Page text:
Microsoft plans on closing a Windows Phone 7 unlocking loophole in its next software update, one that allowed the Chevron WP7 app to operate.
plans on closing a loophole that allowed Windows Phone 7 owners to unlock their
devices, says a developer team that created such an unlocking application.
has been subtly communicated before, we'd like to reiterate Microsoft has
informed us the "coding error" used in the ChevronWP7 unlocker will no longer
work after the next Windows Phone 7 update (officially announced at CES 2011),"
the ChevronWP7 team wrote in a Jan. 12 posting on their official blog.
The team is
apparently traveling to Redmond before the end of January to talk with
Microsoft's smartphone people about "the homebrew potentials of Windows Phone 7
and some of the wider community feedback around the platform."
creators claim ChevronWP7 is a beneficial (read: non-piracy-enabling) tool,
allowing for the creation and enabling of Windows Phone 7 "homebrew"
applications that would otherwise never appear on Microsoft's applications
Marketplace. Such applications include those that need to access private or
the pain out of the process involved and put together a super-simple executable
that will allow anyone to unlock any WP7 device on the market using a USB cable
and just a couple clicks," they wrote in a Nov. 25 posting on the blog.
Microsoft became very interested in the application's development, although it
seemed to take a more positive approach than the usual "cease and desist"
orders. "Earlier today, we were contacted by Brandon Watson, director of
developer experience for Windows Phone 7, to discuss the ChevronWP7 unlocking
tool," the developers wrote in a Dec. 1 posting. "Through this discussion, we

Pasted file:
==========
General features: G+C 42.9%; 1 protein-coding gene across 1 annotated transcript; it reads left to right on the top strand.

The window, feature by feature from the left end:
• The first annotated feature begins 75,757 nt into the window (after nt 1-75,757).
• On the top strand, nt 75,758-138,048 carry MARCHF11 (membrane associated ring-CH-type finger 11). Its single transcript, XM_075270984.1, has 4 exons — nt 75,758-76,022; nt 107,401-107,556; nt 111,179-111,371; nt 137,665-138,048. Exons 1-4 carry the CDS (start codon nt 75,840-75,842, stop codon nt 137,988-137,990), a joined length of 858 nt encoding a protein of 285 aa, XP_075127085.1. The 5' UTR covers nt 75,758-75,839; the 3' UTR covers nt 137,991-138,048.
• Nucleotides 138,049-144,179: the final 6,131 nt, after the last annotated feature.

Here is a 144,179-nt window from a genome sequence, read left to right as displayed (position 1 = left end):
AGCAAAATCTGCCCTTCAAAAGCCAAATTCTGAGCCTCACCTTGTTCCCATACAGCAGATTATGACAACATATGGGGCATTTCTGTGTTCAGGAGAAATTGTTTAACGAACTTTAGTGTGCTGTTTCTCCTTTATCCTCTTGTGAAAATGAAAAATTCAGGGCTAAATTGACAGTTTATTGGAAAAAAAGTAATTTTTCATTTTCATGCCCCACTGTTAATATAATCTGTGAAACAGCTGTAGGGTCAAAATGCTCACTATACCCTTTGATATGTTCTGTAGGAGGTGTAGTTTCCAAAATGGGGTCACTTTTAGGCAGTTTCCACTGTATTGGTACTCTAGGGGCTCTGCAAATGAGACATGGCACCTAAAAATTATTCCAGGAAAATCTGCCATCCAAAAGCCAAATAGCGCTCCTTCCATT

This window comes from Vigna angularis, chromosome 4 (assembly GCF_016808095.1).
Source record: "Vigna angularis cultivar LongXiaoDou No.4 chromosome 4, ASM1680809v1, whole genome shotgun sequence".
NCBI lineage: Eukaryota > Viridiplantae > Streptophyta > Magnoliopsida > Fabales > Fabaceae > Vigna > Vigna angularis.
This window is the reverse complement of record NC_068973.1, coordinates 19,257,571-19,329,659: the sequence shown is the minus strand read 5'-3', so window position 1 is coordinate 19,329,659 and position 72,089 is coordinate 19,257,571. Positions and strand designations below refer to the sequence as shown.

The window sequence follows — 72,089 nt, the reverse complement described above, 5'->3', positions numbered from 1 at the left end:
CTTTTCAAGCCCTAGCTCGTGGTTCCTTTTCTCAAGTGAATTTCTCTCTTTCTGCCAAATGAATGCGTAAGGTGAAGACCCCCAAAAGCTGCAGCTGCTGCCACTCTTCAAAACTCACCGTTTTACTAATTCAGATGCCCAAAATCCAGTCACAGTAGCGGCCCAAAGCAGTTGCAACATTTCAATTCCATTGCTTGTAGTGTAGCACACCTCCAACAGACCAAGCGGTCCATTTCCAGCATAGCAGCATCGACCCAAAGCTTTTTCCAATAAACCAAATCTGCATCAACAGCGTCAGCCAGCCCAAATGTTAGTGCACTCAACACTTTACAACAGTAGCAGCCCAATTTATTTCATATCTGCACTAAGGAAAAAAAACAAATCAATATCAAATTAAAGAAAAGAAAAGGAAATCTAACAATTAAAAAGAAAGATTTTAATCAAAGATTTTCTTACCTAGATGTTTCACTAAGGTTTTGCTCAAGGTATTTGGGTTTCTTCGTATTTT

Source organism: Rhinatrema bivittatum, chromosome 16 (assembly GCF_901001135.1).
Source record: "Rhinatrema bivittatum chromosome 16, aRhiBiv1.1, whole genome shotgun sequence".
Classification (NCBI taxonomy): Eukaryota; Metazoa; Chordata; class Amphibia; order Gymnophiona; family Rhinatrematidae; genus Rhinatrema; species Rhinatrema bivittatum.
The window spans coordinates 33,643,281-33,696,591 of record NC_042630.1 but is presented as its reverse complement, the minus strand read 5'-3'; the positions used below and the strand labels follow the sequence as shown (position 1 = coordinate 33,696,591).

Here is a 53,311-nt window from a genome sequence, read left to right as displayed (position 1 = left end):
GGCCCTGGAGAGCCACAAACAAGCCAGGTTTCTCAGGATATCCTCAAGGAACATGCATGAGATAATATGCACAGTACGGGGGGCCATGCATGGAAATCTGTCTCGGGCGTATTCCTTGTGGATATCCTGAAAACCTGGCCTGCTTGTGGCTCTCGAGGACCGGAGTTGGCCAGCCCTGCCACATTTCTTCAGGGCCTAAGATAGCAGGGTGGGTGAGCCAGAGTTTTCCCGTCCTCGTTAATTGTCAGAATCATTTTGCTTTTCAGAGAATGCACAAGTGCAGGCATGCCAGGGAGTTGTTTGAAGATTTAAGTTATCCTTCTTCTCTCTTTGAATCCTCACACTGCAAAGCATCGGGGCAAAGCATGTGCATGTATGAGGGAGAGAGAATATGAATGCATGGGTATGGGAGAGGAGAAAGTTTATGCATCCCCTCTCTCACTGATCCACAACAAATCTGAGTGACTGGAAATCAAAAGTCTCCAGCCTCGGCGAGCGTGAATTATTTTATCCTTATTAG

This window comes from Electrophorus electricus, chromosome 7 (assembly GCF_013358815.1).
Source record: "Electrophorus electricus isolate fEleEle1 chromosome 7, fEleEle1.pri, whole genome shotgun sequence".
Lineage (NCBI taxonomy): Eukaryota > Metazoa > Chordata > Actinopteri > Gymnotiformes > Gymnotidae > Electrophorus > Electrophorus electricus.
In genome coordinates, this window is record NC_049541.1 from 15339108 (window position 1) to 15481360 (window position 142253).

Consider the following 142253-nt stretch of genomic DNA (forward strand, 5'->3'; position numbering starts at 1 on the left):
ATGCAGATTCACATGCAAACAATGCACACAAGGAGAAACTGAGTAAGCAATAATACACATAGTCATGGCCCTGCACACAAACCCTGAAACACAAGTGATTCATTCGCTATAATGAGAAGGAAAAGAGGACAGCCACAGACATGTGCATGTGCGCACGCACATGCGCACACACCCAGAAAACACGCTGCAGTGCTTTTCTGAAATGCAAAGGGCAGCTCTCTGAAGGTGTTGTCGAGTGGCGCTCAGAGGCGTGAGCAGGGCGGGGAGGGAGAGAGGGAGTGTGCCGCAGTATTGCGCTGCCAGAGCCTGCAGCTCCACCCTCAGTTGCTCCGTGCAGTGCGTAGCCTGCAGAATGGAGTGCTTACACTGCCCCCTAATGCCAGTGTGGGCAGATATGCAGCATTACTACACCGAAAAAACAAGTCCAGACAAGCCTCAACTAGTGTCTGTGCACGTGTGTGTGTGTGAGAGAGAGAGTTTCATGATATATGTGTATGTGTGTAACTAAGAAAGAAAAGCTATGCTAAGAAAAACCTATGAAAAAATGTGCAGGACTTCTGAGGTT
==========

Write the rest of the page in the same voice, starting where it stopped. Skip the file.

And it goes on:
established a mutual understanding of our intent to enable homebrew
opportunities and to open the Windows Phone 7 platform for broader access to
developers and users."
planning a series of Windows Phone 7 updates in order to introduce new features
to the platform and tweak it for better performance. In addition to
cut-and-paste functionality, Microsoft CEO Steve Ballmer said during his Jan. 5
keynote at the Consumer Electronics Show that the updates would result in
"significant performance improvements when loading and switching between
available on GSM-based networks such as AT&T, Windows Phone 7 will appear
on CDMA (Code Division Multiple Access) networks such as Sprint and Verizon
sometime in the first half of 2011. Microsoft claims manufacturers have sold some
1.5 million Windows Phone 7 units to retailers, although it remains reluctant
to share how many of those devices have found their way into consumers' hands.
Nicholas Kolakowski is a staff editor at eWEEK, covering Microsoft and other companies in the enterprise space, as well as evolving technology such as tablet PCs. His work has appeared in The Washington Post, Playboy, WebMD, AARP the Magazine, AutoWeek, Washington City Paper, Trader Monthly, and Private Air. He lives in Brooklyn, New York.